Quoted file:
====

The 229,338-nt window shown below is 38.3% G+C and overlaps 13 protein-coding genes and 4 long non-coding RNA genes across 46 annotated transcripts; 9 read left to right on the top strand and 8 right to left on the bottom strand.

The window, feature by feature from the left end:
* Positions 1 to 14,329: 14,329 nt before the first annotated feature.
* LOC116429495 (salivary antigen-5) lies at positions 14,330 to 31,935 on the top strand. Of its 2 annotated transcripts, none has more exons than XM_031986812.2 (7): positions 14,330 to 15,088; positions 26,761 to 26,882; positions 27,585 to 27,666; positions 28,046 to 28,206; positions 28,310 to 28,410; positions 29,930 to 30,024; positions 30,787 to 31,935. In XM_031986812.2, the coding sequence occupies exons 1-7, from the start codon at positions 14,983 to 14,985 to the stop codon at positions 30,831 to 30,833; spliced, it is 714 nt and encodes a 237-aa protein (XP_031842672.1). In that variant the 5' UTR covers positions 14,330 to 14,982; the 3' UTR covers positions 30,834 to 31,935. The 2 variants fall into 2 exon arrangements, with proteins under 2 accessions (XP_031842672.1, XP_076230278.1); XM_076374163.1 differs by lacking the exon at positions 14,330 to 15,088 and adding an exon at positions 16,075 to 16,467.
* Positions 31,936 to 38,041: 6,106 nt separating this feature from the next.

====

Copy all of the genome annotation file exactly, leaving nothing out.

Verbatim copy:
The 229,338-nt window shown below is 38.3% G+C and overlaps 13 protein-coding genes and 4 long non-coding RNA genes across 46 annotated transcripts; 9 read left to right on the top strand and 8 right to left on the bottom strand.

The window, feature by feature from the left end:
* Positions 1 to 14,329: 14,329 nt before the first annotated feature.
* LOC116429495 (salivary antigen-5) lies at positions 14,330 to 31,935 on the top strand. Of its 2 annotated transcripts, none has more exons than XM_031986812.2 (7): positions 14,330 to 15,088; positions 26,761 to 26,882; positions 27,585 to 27,666; positions 28,046 to 28,206; positions 28,310 to 28,410; positions 29,930 to 30,024; positions 30,787 to 31,935. In XM_031986812.2, the coding sequence occupies exons 1-7, from the start codon at positions 14,983 to 14,985 to the stop codon at positions 30,831 to 30,833; spliced, it is 714 nt and encodes a 237-aa protein (XP_031842672.1). In that variant the 5' UTR covers positions 14,330 to 14,982; the 3' UTR covers positions 30,834 to 31,935. The 2 variants fall into 2 exon arrangements, with proteins under 2 accessions (XP_031842672.1, XP_076230278.1); XM_076374163.1 differs by lacking the exon at positions 14,330 to 15,088 and adding an exon at positions 16,075 to 16,467.
* Positions 31,936 to 38,041: 6,106 nt separating this feature from the next.